Sarah Cooper

By Mark Campbell

When Sarah Cooper (BA’96) began shopping for clothes for her Essex-based family, she was appalled at what she found. All across Britain, shops were filled with children’s apparel that was covered in brands or made from cheap, possibly toxic materials. But it was the realization that these items were likely being manufactured by children not much older than her own that truly troubled her.

“We go to such great lengths to ensure that our kids have these lovely childhoods and don’t grow up too quickly,” Cooper explains. “And you think of some poor child having to work to support their family, or because they have no family. It’s horrifying.”

Unable to find any organically and ethically produced children’s clothing she liked – and knowing other parents shared her dilemma – Cooper and her husband decided to launch their own line in 2013. Working with a designer, they developed clothing that is durable, safe, easy to care for, attractive and sustainable. They called this bold new venture The Fableists.

“The name comes from ‘Fable,’ because we tell the whole story of our clothes – and it’s a moral tale,” says Cooper. “And it comes from ‘Activist’ because we are making changes for the better.”

The Canadian wayMatt Cooper

Making change for the better has long been part of Cooper’s nature. Growing up in Ottawa, she recalls peeling potatoes at soup kitchens with her mother on holidays, volunteering as a Special Olympics swim coach, and participating in every fundraising ‘thon’ you can name.

“My husband, who’s British, says that’s the Canadian way,” she laughs. “I mean, every Canadian knows when the Terry Fox Run is and has participated at some point, right? It’s just part of the culture.”kitchens with her mother on holidays, volunteering as a Special Olympics swim coach, and participating in every fundraising ‘thon’ you can name.

Sarah CooperCooper found a similar culture at Dalhousie University, one that encouraged her to explore the world and see how she could make a difference on a broad scale.

“I went to Moscow in 1995 with the Russian Studies department. We were quite immersed in the culture while we were there and had a lot of free time to explore, meet people and, with Russian student cards, we travelled like Russians. This inspired my interest in travel and exploring other cultures, which has continued to this day and led us to making our clothes in India.”

She was also influenced by friends studying International Development and Women’s Studies at the university, noting that their courses and readings were a source of constant conversation and debate. “I had no idea that was an actual course you could study at university until then. Students who came to Dalhousie with an idea of ‘making a difference’ in the world could actually study and earn a degree in an area which was their passion and interest. That makes a difference from the course choices of previous generations.”

An ethical alternative

Inspired by that experience, Cooper and her husband, who both work in advertising, created an ethical clothing company, starting with the fabrics they source – all 100% certified organic.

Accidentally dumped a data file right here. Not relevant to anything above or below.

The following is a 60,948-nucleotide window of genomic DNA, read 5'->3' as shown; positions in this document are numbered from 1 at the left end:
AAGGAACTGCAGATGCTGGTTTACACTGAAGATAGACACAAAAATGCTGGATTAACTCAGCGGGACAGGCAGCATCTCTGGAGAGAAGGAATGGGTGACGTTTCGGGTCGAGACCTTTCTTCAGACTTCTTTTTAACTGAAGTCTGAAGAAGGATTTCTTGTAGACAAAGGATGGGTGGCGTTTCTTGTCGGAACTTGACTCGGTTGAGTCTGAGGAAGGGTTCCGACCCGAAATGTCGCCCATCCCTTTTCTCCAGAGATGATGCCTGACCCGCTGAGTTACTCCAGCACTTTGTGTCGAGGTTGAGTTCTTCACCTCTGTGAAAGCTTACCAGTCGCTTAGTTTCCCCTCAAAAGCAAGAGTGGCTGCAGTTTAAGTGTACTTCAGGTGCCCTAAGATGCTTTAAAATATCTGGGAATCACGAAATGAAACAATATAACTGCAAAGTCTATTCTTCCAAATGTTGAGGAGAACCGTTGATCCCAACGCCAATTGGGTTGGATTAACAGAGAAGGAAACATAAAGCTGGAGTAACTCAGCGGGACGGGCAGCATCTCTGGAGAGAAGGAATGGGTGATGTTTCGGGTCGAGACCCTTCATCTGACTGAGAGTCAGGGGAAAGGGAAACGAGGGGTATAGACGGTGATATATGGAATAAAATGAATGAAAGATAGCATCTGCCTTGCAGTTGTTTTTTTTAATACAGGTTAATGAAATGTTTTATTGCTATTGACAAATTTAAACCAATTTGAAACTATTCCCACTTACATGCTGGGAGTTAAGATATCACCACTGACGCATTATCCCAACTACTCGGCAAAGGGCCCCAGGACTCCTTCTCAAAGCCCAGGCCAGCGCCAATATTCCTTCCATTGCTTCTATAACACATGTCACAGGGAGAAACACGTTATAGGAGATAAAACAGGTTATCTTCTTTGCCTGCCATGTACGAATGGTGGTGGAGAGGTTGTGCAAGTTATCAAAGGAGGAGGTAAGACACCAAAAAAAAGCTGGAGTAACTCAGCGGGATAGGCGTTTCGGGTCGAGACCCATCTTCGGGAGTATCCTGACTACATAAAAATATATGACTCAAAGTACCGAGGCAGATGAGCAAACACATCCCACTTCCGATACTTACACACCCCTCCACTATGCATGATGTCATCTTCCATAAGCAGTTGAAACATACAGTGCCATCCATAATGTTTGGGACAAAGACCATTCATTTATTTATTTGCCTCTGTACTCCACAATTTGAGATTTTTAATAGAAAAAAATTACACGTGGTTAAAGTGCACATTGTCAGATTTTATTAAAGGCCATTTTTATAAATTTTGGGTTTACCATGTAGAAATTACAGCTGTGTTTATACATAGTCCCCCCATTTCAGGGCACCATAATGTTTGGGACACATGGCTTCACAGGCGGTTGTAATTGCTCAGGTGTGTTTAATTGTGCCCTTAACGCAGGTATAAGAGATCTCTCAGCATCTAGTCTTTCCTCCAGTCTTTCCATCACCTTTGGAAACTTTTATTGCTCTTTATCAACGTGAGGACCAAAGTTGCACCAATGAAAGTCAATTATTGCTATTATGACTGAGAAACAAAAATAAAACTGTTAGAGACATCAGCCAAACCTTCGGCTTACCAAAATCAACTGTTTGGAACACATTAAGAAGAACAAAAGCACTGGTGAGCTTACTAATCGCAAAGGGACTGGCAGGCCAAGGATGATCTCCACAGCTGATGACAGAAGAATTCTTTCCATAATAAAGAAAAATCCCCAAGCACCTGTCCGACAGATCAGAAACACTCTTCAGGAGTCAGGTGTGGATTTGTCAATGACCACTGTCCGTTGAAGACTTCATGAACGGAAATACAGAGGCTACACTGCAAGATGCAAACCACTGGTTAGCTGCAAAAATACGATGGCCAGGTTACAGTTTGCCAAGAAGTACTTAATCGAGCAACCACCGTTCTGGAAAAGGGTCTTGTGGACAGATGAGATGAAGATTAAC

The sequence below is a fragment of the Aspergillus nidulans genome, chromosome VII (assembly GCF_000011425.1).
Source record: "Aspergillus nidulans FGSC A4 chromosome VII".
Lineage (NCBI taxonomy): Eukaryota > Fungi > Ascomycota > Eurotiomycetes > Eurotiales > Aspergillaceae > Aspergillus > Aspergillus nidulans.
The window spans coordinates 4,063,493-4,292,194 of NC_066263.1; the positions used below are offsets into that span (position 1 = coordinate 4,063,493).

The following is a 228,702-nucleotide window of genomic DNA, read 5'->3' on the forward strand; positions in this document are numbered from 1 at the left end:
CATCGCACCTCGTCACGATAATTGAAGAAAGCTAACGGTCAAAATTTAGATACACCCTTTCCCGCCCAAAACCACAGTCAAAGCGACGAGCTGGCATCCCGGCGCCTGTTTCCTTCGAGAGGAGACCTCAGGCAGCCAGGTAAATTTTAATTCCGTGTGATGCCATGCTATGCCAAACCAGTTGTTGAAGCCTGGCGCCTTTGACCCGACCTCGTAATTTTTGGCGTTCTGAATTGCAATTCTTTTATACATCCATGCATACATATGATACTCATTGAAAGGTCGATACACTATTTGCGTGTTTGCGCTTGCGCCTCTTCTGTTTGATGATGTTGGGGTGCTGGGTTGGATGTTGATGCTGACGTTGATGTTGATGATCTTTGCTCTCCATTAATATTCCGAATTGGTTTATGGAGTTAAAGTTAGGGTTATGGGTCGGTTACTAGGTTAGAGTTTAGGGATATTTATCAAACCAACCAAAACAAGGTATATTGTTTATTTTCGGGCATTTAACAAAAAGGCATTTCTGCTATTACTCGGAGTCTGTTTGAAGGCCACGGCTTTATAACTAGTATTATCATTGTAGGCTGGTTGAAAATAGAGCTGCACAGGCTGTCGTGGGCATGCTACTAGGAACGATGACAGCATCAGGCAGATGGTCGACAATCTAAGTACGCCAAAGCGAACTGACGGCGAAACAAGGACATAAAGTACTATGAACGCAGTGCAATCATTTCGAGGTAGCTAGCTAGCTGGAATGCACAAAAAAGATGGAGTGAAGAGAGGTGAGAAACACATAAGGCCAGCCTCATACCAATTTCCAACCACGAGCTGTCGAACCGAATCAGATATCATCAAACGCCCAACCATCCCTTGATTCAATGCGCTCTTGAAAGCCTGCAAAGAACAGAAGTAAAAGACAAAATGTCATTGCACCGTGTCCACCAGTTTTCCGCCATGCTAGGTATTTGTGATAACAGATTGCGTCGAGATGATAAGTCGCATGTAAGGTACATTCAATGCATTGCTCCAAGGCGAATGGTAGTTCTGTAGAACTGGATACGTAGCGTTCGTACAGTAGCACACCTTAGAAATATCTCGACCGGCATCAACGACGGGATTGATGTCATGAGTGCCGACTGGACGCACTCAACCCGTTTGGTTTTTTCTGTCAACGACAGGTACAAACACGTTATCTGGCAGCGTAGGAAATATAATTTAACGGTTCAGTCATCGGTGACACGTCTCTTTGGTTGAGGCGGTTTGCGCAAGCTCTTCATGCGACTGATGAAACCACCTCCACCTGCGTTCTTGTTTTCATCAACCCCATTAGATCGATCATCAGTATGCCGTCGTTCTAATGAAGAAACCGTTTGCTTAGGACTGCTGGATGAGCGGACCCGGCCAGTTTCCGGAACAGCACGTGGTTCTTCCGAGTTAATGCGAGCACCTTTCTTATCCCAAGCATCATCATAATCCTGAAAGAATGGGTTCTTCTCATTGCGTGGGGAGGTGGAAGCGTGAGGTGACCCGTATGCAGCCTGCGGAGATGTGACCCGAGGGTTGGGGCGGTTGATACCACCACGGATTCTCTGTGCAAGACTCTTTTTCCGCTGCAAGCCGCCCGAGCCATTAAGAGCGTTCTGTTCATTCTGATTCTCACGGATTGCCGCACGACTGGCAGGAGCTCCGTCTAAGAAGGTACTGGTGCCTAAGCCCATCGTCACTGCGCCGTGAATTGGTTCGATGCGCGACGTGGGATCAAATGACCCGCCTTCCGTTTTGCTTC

Sarah Cooper and kids

“We are sold this idea that cotton is so natural, but the growth, processing and manufacture of standard cotton uses up to 8,000 chemicals,” explains Cooper. “Three of the most hazardous insecticides as described by WHO are amongst the ten that are most commonly used in cotton farming. These poisons are harming whole communities where cotton is grown. They also stay in the clothes. No wonder there is an increase in children with eczema, not to mention asthma and other respiratory problems from inhaling the chemicals in cotton clothing.”

Cooper adds that the factory in India that manufactures their clothing has implemented education and support programs for employees. Those employees are also paid wages above the cost of living, and the factory offers bonuses and fair overtime practices. That’s particularly important to her:  traditionally, farmers in India have not been well compensated for their cotton crops, leading to immense debt that has, in many cases, resulted in suicides.

“We’re working with the Chetna Collective of organic farmers. They represent about 15,000 marginal or small-hold farmers and have converted all these farms to organic. They educate about the use of chemicals. And they negotiate a fair price for cotton.”

Committed to sustainability

Organic materials, ethical business practices – these are admirable qualities for a line of children’s clothing. So too is the company’s commitment to sustainability. The classic design and durability of each item means it can be handed down from generation to generation and it will still look good, regardless of gender or current trends. And every item is fully recyclable.

“When families are done with an item, they can return it for a coupon toward a future purchase,” says Cooper. “We don’t want our clothes to end up in the ground somewhere. If they are still wearable, we can find someone to wear them. If not, we have a supplier who runs a salvage range of cotton/poly mixed sweatshirts that will use them. The fact that our garments are organic makes them much more desirable for recycling.”

Having successfully launched their clothing line, Cooper and her husband look forward to a day where all farmers in India are gainfully and safely employed. But they also hope The Fableists encourages parents to choose items made with care and respect, while inspiring kids to be kids. They’re not just selling clothes Cooper says; they’re selling a lifestyle.

“We’re encouraging kids and families to get out and test their clothes on adventures, whether it’s eating new foods, climbing trees, visiting a gallery or going skating. Our clothes will give kids the freedom of movement and a canvas on which to express and develop their own personal style.”

The Fableists lookbook